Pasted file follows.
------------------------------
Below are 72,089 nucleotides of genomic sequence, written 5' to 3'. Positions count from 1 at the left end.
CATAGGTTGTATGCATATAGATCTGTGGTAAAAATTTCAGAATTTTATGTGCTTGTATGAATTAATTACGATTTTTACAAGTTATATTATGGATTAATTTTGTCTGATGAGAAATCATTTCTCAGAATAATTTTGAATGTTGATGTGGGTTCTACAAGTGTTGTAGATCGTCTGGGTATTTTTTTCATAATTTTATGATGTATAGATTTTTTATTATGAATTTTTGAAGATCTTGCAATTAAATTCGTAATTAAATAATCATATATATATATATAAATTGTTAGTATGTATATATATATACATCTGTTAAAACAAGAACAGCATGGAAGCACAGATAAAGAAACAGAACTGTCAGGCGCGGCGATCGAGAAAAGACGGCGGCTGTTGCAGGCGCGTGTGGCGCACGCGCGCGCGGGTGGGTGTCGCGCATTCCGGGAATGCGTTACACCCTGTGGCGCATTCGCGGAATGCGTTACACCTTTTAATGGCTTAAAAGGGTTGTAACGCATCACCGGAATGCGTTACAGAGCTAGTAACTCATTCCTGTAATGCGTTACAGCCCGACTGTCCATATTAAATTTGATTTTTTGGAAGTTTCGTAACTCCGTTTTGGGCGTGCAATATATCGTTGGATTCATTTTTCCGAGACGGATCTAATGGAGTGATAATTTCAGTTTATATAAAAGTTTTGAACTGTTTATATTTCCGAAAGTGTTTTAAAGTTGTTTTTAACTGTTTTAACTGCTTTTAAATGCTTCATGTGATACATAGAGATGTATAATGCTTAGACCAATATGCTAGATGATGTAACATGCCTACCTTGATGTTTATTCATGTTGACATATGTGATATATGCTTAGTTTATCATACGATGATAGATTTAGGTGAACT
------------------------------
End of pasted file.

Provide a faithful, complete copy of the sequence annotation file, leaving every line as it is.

Below are 72,089 nucleotides of genomic sequence, written 5' to 3'. Positions count from 1 at the left end.
CATAGGTTGTATGCATATAGATCTGTGGTAAAAATTTCAGAATTTTATGTGCTTGTATGAATTAATTACGATTTTTACAAGTTATATTATGGATTAATTTTGTCTGATGAGAAATCATTTCTCAGAATAATTTTGAATGTTGATGTGGGTTCTACAAGTGTTGTAGATCGTCTGGGTATTTTTTTCATAATTTTATGATGTATAGATTTTTTATTATGAATTTTTGAAGATCTTGCAATTAAATTCGTAATTAAATAATCATATATATATATATAAATTGTTAGTATGTATATATATATACATCTGTTAAAACAAGAACAGCATGGAAGCACAGATAAAGAAACAGAACTGTCAGGCGCGGCGATCGAGAAAAGACGGCGGCTGTTGCAGGCGCGTGTGGCGCACGCGCGCGCGGGTGGGTGTCGCGCATTCCGGGAATGCGTTACACCCTGTGGCGCATTCGCGGAATGCGTTACACCTTTTAATGGCTTAAAAGGGTTGTAACGCATCACCGGAATGCGTTACAGAGCTAGTAACTCATTCCTGTAATGCGTTACAGCCCGACTGTCCATATTAAATTTGATTTTTTGGAAGTTTCGTAACTCCGTTTTGGGCGTGCAATATATCGTTGGATTCATTTTTCCGAGACGGATCTAATGGAGTGATAATTTCAGTTTATATAAAAGTTTTGAACTGTTTATATTTCCGAAAGTGTTTTAAAGTTGTTTTTAACTGTTTTAACTGCTTTTAAATGCTTCATGTGATACATAGAGATGTATAATGCTTAGACCAATATGCTAGATGATGTAACATGCCTACCTTGATGTTTATTCATGTTGACATATGTGATATATGCTTAGTTTATCATACGATGATAGATTTAGGTGAACT